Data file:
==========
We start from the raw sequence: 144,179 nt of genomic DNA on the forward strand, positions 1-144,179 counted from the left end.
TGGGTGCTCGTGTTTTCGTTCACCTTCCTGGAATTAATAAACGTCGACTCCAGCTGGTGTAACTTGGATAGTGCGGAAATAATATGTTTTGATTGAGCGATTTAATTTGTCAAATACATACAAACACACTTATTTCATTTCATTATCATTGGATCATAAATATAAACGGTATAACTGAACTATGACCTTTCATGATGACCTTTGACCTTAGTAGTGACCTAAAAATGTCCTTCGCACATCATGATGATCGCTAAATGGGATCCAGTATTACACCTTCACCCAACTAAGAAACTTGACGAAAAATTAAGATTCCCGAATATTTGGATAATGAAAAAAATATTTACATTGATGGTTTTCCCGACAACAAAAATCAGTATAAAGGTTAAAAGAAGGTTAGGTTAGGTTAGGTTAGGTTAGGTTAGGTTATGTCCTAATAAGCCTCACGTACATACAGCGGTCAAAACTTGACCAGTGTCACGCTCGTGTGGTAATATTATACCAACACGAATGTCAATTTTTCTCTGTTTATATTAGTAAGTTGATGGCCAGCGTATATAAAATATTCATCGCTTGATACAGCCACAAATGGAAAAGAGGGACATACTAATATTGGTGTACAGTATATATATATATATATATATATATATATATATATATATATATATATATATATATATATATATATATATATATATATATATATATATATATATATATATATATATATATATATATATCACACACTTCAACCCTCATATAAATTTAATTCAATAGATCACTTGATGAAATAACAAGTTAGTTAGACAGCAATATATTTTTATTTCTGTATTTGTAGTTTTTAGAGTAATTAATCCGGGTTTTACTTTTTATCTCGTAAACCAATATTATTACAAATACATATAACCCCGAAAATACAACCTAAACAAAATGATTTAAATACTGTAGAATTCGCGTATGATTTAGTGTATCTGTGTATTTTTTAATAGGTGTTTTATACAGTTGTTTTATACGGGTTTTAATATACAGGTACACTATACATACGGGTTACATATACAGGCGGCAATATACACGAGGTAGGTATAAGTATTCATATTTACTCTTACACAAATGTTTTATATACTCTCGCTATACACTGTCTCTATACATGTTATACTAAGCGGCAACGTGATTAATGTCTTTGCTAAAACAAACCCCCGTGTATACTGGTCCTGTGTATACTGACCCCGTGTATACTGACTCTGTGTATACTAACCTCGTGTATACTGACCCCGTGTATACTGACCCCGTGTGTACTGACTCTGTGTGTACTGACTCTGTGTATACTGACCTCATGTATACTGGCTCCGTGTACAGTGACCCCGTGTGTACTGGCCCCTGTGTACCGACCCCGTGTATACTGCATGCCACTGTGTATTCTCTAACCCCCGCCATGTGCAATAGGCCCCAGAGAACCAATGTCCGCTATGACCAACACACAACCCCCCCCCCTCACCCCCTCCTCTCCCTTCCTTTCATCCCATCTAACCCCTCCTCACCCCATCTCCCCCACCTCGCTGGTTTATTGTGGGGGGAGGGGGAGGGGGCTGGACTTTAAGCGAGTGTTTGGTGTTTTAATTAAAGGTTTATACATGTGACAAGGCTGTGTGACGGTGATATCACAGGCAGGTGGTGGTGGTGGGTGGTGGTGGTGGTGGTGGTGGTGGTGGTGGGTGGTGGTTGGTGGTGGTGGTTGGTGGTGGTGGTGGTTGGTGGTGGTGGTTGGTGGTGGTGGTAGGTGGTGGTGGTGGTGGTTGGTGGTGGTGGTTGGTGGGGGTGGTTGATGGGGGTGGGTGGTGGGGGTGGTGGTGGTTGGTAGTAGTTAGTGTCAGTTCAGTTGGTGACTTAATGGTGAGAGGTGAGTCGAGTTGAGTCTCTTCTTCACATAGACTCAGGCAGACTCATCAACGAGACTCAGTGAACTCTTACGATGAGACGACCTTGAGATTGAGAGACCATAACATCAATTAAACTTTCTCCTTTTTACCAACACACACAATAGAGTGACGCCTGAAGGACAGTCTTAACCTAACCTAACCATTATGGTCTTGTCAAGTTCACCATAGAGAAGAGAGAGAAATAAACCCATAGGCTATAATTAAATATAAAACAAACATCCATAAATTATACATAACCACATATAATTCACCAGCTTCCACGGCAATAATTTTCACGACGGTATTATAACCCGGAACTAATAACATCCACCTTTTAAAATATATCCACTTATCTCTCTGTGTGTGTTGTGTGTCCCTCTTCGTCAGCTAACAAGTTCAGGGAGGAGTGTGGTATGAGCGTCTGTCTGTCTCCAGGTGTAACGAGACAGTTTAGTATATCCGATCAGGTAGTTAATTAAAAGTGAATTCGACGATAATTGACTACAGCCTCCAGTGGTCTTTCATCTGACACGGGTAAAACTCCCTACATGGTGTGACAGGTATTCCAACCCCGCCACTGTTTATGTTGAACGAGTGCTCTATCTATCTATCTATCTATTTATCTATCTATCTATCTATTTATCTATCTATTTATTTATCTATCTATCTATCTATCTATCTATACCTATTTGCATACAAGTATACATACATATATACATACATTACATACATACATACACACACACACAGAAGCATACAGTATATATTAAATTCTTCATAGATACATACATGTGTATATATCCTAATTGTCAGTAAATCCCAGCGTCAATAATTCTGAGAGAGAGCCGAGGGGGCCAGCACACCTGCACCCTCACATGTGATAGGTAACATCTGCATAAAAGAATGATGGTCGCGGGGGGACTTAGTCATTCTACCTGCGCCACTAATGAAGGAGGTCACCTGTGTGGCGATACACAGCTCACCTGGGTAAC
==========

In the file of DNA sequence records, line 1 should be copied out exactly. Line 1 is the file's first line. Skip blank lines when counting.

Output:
We start from the raw sequence: 144,179 nt of genomic DNA on the forward strand, positions 1-144,179 counted from the left end.